Are you going through a divorce here in Pennsylvania and suspect your spouse may have run up credit card debt? What can you do to protect yourself if you think your husband or wife is running up the credit card bills and you want a divorce?
Obtaining a divorce in Pennsylvania requires a full disclosure of all marital assets and debts so that the court can decide who gets what (a process known as equitable distribution). A spouse trying to hide money from their soon to be ex is nothing new of course, but with the rise of bitcoins finding these hidden funds has become more complicated.
Whether you've made the difficult choice to proceed with divorce because your spouse had an affair or whether you yourself had an affair, you may be wondering, how do the courts in Pennsylvania view an affair?
Were you holidays ruined because of a fight with your spouse or the lack of clarity in a custody schedule for your children? Did you pass on holiday parties to avoid having family and friends see the tension between you and your significant other? Are you ready to start fresh for 2017? Are you tired of fielding questions at the holiday dinner table about why you're never allowed to spend time with your family? Did you notice a present on the joint credit card statement that didn't end up under the tree this year? If any of this is true about you, it might be time to consider speaking to an attorney about a divorce or other family law proceeding. In a way, we suggest making it your New Year's resolution to give yourself a fresh start and a fresh outlook on life in 2017.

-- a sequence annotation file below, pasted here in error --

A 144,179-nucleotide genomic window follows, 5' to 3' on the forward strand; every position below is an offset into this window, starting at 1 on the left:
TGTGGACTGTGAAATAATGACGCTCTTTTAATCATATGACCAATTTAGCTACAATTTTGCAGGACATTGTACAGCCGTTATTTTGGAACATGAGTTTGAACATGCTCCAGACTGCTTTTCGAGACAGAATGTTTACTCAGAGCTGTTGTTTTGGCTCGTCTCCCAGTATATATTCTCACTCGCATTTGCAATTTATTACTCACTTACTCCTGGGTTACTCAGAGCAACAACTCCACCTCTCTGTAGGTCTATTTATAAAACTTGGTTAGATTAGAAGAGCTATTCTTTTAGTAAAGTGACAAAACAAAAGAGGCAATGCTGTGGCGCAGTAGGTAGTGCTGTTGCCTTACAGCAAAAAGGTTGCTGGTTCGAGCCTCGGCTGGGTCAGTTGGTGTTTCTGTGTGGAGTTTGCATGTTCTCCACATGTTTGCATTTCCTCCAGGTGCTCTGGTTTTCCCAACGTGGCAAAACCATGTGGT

A common concern among people going through a divorce is what the tax implications of divorce are. Obviously this is not the first concern to come to mind when dealing with divorce matters, but it is a critical consideration nonetheless. Discussed below are the varied filing statuses and the tax consequences are for each option.
Would you bet that your Pennsylvania marriage will last forever? Swanluv is willing to take that bet. What's Swanluv? The new Seattle, Washington-based startup company is set to begin operating next month, in February 2016. Their business model is not only unique, but likely the first of it's kind.
Many individuals in the throes of a divorce hope and pray for a reconciliation. Although this does not often come, occasionally, love does conquer all, and parties reconcile. In the best case scenario, this happens before the parties have spent a lot of blood, sweat, tears and hard earned money in obtaining a divorce and well before a divorce is final. However, sometimes, distance makes the heart grow fonder, and parties reconcile after a final divorce decree is entered. For some, returning to life as usual minus the wedding ring is an acceptable compromise, and some use this as an opportunity to throw a lavish re-marriage wedding. However, in certain cases, the most beneficial solution is to vacate or "take back" the divorce decree. But is that legal?